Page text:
Do you ever feel like you’re a fraud?
If so, you’re not alone.
In a landmark study in the 1970s, psychologists Pauline Clance and Suzanne Ikes identified the impostor phenomenon (which we call “impostor syndrome” today) as an “internal experience” of “intellectual phoniness” which appears to be particularly prevalent among “high achieving women.”
As International Women’s Day approaches, I’m pondering the reasons why imposter syndrome is more prevalent and intense among women rather than men.
The same study found that we’re especially likely to experience impostor syndrome when we find ourselves in a role that would have been unfamiliar or out of reach for our parents. And so, the higher we rise in an organization, the more likely we are to feel inadequate.
A finding in our Women in the Workplace report echoes this idea. At the average U.S. workplace, 87% of male executives feel included at work. For women in the same position, it’s 82%.
Other studies also found that societal gender stereotyping caused many highly successful women to attribute their achievements to luck, mistaken identity or faulty judgement on the part of their superiors, rather than to their own abilities.
Does impostor syndrome keep women from becoming CEOs?
The share of women CEOs among the Fortune 500 is only 6.6 percent. Does impostor syndrome play a part in keeping women out of the boardroom?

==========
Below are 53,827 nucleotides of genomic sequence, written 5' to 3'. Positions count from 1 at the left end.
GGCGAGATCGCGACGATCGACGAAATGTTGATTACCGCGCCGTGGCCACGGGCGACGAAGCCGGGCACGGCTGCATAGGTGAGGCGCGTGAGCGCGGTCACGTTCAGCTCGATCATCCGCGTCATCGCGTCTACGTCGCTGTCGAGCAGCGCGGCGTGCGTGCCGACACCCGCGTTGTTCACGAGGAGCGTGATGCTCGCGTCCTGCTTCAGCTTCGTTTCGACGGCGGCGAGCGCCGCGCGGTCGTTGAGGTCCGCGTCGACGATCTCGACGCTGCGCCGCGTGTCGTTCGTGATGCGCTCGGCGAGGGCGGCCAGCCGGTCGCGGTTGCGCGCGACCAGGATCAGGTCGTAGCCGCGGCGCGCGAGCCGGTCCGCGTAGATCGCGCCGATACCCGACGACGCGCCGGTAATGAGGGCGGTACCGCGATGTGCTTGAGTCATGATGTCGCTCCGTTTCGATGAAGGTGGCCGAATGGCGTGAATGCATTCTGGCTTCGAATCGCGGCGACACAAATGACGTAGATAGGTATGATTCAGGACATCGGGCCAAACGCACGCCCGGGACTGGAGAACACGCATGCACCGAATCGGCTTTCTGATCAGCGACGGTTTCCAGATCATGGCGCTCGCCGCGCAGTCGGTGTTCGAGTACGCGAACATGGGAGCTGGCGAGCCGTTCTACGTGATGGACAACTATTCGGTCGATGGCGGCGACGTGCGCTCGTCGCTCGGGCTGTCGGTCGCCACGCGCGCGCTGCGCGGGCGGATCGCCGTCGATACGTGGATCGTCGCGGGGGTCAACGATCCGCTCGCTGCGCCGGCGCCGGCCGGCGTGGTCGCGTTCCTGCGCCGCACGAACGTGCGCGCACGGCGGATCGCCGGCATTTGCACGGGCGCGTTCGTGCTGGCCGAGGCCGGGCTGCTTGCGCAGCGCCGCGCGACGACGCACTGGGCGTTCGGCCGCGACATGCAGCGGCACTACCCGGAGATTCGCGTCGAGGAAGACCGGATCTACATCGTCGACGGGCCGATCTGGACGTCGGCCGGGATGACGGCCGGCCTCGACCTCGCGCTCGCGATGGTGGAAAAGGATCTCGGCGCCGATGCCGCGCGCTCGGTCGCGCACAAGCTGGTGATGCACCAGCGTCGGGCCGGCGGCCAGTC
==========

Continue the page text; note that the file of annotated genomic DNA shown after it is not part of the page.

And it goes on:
It just might. A study published by HBR on women executives found that many women don’t see themselves as future CEOs. Of the 57 female CEOs interviewed by Korn Ferry,
“Five had always wanted to be CEO, and three never wanted to be but took the job out of a sense of responsibility. Two-thirds said they didn’t realize they could be CEO until someone else told them, describing themselves as intensely focused on driving results rather than on their advancement and success.”
Incredible: most women CEOs didn’t realize that becoming CEO was even an option! That troubling data point speaks volumes about the need to recognize women leaders in the workplace and show others that the top job can be theirs, too.
With that in mind, here are six inspiring female leaders who are rewriting the story on women.
These women are among the most innovative leaders from companies that are on one or more of these lists: Fortune 100 Best Companies to Work For®, Fortune 100 Best Workplaces for Women™, Fortune Best Small and Medium Workplaces™, Fortune Best Workplaces for Diversity™.
Not a phony among them:
5 Transformative Women Leaders You Should Know
1. Heather Brunner, CEO – WP Engine